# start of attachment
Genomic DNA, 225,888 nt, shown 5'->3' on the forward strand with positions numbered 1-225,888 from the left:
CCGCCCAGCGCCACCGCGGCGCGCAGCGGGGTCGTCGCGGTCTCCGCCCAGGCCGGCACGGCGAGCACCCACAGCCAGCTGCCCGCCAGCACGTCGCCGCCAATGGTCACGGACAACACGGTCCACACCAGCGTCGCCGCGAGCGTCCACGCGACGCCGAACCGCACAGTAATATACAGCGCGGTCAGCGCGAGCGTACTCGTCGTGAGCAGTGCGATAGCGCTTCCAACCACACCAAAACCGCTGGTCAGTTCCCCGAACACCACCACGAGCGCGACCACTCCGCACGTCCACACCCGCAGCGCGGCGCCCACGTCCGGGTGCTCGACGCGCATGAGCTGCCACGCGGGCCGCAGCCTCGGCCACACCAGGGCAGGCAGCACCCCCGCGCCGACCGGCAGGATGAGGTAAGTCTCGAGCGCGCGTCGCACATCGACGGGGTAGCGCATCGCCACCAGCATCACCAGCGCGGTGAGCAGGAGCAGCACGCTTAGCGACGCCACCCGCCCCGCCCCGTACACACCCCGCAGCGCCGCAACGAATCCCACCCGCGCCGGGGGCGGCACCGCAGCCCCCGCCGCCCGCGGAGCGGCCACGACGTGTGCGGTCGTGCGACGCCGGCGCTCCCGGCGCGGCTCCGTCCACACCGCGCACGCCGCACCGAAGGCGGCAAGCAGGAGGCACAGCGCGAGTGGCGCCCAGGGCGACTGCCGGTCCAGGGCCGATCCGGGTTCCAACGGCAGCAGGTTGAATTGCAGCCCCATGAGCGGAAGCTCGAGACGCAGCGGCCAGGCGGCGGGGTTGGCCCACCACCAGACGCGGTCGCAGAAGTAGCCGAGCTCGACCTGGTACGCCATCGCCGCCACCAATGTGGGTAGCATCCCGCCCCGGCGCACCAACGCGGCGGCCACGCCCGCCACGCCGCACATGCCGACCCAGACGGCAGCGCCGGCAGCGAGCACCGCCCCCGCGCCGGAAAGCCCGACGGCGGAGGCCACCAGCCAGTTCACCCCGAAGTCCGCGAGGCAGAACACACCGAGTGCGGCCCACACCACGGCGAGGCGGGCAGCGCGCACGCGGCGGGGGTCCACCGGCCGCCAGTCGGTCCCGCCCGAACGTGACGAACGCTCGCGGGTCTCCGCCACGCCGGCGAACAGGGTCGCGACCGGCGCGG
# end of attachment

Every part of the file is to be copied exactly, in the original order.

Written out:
Genomic DNA, 225,888 nt, shown 5'->3' on the forward strand with positions numbered 1-225,888 from the left:
CCGCCCAGCGCCACCGCGGCGCGCAGCGGGGTCGTCGCGGTCTCCGCCCAGGCCGGCACGGCGAGCACCCACAGCCAGCTGCCCGCCAGCACGTCGCCGCCAATGGTCACGGACAACACGGTCCACACCAGCGTCGCCGCGAGCGTCCACGCGACGCCGAACCGCACAGTAATATACAGCGCGGTCAGCGCGAGCGTACTCGTCGTGAGCAGTGCGATAGCGCTTCCAACCACACCAAAACCGCTGGTCAGTTCCCCGAACACCACCACGAGCGCGACCACTCCGCACGTCCACACCCGCAGCGCGGCGCCCACGTCCGGGTGCTCGACGCGCATGAGCTGCCACGCGGGCCGCAGCCTCGGCCACACCAGGGCAGGCAGCACCCCCGCGCCGACCGGCAGGATGAGGTAAGTCTCGAGCGCGCGTCGCACATCGACGGGGTAGCGCATCGCCACCAGCATCACCAGCGCGGTGAGCAGGAGCAGCACGCTTAGCGACGCCACCCGCCCCGCCCCGTACACACCCCGCAGCGCCGCAACGAATCCCACCCGCGCCGGGGGCGGCACCGCAGCCCCCGCCGCCCGCGGAGCGGCCACGACGTGTGCGGTCGTGCGACGCCGGCGCTCCCGGCGCGGCTCCGTCCACACCGCGCACGCCGCACCGAAGGCGGCAAGCAGGAGGCACAGCGCGAGTGGCGCCCAGGGCGACTGCCGGTCCAGGGCCGATCCGGGTTCCAACGGCAGCAGGTTGAATTGCAGCCCCATGAGCGGAAGCTCGAGACGCAGCGGCCAGGCGGCGGGGTTGGCCCACCACCAGACGCGGTCGCAGAAGTAGCCGAGCTCGACCTGGTACGCCATCGCCGCCACCAATGTGGGTAGCATCCCGCCCCGGCGCACCAACGCGGCGGCCACGCCCGCCACGCCGCACATGCCGACCCAGACGGCAGCGCCGGCAGCGAGCACCGCCCCCGCGCCGGAAAGCCCGACGGCGGAGGCCACCAGCCAGTTCACCCCGAAGTCCGCGAGGCAGAACACACCGAGTGCGGCCCACACCACGGCGAGGCGGGCAGCGCGCACGCGGCGGGGGTCCACCGGCCGCCAGTCGGTCCCGCCCGAACGTGACGAACGCTCGCGGGTCTCCGCCACGCCGGCGAACAGGGTCGCGACCGGCGCGG